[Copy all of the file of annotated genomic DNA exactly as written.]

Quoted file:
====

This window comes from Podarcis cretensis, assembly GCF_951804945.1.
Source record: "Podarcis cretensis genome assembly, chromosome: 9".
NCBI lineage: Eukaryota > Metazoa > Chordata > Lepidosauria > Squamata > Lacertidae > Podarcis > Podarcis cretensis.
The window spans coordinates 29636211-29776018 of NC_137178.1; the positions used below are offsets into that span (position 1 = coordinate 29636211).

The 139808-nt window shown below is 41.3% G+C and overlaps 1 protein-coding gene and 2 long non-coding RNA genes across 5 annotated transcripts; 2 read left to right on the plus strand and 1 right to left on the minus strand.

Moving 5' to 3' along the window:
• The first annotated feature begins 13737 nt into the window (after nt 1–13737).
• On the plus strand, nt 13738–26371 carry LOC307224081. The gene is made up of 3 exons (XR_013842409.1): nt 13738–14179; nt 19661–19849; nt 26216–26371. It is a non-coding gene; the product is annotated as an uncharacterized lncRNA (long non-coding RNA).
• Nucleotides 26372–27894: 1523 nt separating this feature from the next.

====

This window comes from Podarcis cretensis, assembly GCF_951804945.1.
Source record: "Podarcis cretensis genome assembly, chromosome: 9".
NCBI lineage: Eukaryota > Metazoa > Chordata > Lepidosauria > Squamata > Lacertidae > Podarcis > Podarcis cretensis.
The window spans coordinates 29636211-29776018 of NC_137178.1; the positions used below are offsets into that span (position 1 = coordinate 29636211).

The 139808-nt window shown below is 41.3% G+C and overlaps 1 protein-coding gene and 2 long non-coding RNA genes across 5 annotated transcripts; 2 read left to right on the plus strand and 1 right to left on the minus strand.

Moving 5' to 3' along the window:
• The first annotated feature begins 13737 nt into the window (after nt 1–13737).
• On the plus strand, nt 13738–26371 carry LOC307224081. The gene is made up of 3 exons (XR_013842409.1): nt 13738–14179; nt 19661–19849; nt 26216–26371. It is a non-coding gene; the product is annotated as an uncharacterized lncRNA (long non-coding RNA).
• Nucleotides 26372–27894: 1523 nt separating this feature from the next.